The Serine/Threonine residue of the substrate peptide is orientated in such a way that the hydroxyl group faces towards the gamma phosphate group of the bound ATP molecule. Both the substrate, ATP, and two Mg2+ ions form intensive contacts with the catalytic subunit of PKA. In the active conformation, the C helix packs against the N-terminal lobe and the Aspartate residue of the conserved DFG motif chelates the Mg2+ ions, assisting in positioning the ATP substrate. The triphosphate group of ATP points out of the adenosine pocket for transfer of gamma-phosphate to the Serine/Threonine of the peptide substrate. There are two conserved residues, Glutamate 91 and Lysine 72, that mediate the positioning of alpha- and beta-phosphate groups. The hydroxyl group the peptide substrate's Serine/Threonine attacks the gamma phosphate group at the phosphorus via an SN2 nucleophilic reaction, which results in the transfer of the terminal phosphate to the peptide substrate and cleavage of the phosphodiesterbond between the beta-phosphate and the gamma-phosphate groups.
Downregulation of protein kinase A occurs by a feedback mechanism using phosphodiesterase, which is one of the substrates activated by the kinase. Phosphodiesterase quickly converts cAMP to AMP, thus reducing the amount of cAMP that can activate protein kinase A.
Thus, PKA is controlled by cAMP. Also, the catalytic subunit itself can be down-regulated by phosphorylation.
The regulatory subunit dimer of PKA is important for localizing the kinase inside the cell. The dimerization and docking (D/D) domain of the dimer binds to the A-kinase binding (AKB) domain of A-kinase anchor protein (AKAP). The AKAPs localize PKA to various locations (e.g., plasma membrane, mitochondria, etc.) within the cell.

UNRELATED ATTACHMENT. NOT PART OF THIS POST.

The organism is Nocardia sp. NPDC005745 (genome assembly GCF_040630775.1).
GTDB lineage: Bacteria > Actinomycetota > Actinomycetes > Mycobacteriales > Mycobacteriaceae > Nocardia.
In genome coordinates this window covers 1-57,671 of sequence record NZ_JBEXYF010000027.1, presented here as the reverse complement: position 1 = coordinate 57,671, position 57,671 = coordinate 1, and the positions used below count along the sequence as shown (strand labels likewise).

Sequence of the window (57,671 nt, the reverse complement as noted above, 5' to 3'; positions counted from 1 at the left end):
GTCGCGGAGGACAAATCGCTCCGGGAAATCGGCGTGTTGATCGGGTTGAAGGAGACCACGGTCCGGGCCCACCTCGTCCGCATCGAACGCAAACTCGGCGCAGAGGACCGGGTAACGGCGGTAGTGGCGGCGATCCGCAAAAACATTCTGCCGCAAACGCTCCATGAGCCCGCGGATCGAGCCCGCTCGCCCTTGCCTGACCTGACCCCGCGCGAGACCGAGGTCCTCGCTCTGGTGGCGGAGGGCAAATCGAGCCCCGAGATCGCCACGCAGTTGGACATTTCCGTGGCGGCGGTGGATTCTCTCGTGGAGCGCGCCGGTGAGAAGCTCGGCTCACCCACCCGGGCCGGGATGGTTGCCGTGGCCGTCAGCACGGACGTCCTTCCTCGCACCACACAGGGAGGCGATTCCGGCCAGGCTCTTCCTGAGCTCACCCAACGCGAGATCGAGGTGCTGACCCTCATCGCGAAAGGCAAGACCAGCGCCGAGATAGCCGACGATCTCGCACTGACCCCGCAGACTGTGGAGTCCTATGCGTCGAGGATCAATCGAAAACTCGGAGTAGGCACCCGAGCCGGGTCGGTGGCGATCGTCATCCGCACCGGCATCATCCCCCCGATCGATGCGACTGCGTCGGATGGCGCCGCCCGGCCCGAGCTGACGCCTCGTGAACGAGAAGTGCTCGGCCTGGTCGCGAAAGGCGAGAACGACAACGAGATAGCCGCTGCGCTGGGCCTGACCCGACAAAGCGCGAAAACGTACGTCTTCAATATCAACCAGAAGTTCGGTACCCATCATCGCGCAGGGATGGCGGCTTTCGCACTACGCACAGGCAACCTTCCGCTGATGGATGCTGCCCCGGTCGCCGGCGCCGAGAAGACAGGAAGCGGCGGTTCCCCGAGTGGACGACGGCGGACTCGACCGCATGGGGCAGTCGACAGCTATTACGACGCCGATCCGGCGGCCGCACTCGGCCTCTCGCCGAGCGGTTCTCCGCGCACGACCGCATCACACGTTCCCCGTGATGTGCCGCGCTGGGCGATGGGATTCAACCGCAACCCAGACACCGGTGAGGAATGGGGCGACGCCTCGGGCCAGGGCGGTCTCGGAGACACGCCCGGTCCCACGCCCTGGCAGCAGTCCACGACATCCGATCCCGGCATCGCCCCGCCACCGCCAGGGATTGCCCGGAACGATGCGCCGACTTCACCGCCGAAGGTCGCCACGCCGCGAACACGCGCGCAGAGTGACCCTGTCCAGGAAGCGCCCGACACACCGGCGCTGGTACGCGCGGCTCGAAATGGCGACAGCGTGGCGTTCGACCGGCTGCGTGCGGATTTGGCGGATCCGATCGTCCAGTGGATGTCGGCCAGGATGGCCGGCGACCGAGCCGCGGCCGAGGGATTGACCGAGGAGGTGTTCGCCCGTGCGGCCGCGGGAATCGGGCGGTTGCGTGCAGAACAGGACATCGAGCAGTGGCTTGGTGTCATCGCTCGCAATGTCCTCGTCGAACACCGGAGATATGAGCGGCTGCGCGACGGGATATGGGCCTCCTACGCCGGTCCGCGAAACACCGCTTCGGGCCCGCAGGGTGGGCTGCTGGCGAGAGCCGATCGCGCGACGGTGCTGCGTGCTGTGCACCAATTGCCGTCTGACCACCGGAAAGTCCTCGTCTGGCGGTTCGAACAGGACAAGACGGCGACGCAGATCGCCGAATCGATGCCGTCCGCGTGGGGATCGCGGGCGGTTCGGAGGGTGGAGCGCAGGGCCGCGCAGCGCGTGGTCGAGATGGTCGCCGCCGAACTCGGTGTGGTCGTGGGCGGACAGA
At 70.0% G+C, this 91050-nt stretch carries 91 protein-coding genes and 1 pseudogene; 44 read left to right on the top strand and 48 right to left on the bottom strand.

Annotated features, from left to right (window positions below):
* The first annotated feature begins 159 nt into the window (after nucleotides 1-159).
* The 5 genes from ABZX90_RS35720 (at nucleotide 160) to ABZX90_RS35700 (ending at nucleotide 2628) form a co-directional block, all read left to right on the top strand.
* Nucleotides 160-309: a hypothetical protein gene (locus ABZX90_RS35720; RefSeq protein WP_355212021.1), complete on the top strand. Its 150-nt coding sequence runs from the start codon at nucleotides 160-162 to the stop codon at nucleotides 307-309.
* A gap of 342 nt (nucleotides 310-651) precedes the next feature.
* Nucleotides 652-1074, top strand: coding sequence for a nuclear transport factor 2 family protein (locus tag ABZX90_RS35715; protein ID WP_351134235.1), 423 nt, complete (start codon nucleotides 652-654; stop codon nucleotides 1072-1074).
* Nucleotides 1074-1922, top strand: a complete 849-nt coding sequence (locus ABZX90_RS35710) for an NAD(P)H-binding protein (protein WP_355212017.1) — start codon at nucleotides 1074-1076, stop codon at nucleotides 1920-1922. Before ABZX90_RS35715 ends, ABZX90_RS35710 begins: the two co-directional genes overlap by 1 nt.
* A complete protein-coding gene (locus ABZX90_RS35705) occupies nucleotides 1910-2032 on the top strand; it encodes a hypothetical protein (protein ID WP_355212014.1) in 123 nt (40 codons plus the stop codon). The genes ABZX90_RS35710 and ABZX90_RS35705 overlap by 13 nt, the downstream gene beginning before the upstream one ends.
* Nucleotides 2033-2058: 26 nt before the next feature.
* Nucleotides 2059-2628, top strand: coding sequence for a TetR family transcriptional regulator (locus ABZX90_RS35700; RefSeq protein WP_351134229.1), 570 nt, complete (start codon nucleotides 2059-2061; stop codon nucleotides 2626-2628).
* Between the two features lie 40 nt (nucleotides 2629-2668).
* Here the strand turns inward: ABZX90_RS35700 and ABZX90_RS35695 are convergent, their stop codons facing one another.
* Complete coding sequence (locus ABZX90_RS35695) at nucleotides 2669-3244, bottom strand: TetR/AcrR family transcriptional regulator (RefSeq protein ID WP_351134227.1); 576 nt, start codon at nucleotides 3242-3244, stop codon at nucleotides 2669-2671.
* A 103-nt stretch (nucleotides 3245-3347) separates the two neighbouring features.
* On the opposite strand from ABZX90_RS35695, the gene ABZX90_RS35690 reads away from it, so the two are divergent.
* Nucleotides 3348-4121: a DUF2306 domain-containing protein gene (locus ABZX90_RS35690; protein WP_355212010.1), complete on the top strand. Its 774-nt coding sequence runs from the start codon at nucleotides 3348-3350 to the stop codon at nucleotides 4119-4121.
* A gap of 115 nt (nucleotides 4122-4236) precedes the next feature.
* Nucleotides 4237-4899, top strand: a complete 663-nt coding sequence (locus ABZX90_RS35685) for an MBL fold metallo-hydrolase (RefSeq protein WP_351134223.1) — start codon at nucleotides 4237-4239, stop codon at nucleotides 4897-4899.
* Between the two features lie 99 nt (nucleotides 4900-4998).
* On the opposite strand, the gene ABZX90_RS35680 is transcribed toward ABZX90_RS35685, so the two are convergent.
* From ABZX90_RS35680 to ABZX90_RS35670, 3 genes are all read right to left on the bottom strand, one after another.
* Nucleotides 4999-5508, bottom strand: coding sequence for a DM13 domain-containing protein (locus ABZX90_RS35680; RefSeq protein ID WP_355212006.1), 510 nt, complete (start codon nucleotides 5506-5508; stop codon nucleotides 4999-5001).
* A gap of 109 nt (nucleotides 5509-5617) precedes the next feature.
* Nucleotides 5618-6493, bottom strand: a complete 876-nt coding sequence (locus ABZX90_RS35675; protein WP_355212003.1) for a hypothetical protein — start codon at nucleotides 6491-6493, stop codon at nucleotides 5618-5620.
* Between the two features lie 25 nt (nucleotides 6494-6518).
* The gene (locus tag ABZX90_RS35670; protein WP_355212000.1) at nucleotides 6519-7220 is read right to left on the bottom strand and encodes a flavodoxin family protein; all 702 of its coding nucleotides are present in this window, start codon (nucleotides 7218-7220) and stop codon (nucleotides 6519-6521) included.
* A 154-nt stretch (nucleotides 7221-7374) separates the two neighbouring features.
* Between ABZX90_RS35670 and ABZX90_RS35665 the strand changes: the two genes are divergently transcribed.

AKAPs bind many other signaling proteins, creating a very efficient signaling hub at a certain location within the cell. For example, an AKAP located near the nucleus of a heart muscle cell would bind both PKA and phosphodiesterase (hydrolyzes cAMP), which allows the cell to limit the productivity of PKA, since the catalytic subunit is activated once cAMP binds to the regulatory subunits.
PKA phosphorylates proteins that have the motif Arginine-Arginine-X-Serine exposed, in turn (de)activating the proteins. As protein expression varies from cell type to cell type, the proteins that are available for phosphorylation will depend upon the cell in which PKA is present. Thus, the effects of PKA activation vary with cell type:
In adipocytes and hepatocytes
Adrenaline and glucagon affect the activity of protein kinase A by changing the levels of cAMP in a cell via the G-protein mechanism, using adenylate cyclase. Protein kinase A acts to phosphorylate many enzymes important in metabolism. For example, protein kinase A phosphorylates acetyl-CoA carboxylase and pyruvate dehydrogenase. Such covalent modification has an inhibitory effect on these enzymes, thus inhibiting lipogenesis and promoting net gluconeogenesis. Insulin, on the other hand, decreases the level of phosphorylation of these enzymes, which instead promotes lipogenesis. Recall that gluconeogenesis does not occur in myocytes.
In nucleus accumbens neurons
PKA helps transfer/translate the dopamine signal into cells in the nucleus accumbens, which mediates reward, motivation, and task salience. The vast majority of reward perception involves neuronal activation in the nucleus accumbens, some examples of which include sex, recreational drugs, and food.
- Protein kinase
- Signal transduction
- G protein-coupled receptor
- Serine/threonine-specific protein kinase
- Myosin light-chain kinase
- cAMP-dependent pathway
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- Cyclic AMP-Dependent Protein Kinases at the US National Library of Medicine Medical Subject Headings (MeSH)
- Drosophila cAMP-dependent protein kinase 1 - The Interactive Fly
- cAMP-dependent protein kinase: PDB Molecule of the Month
- Not to be confused with pKa, the symbol for the acid dissociation constant.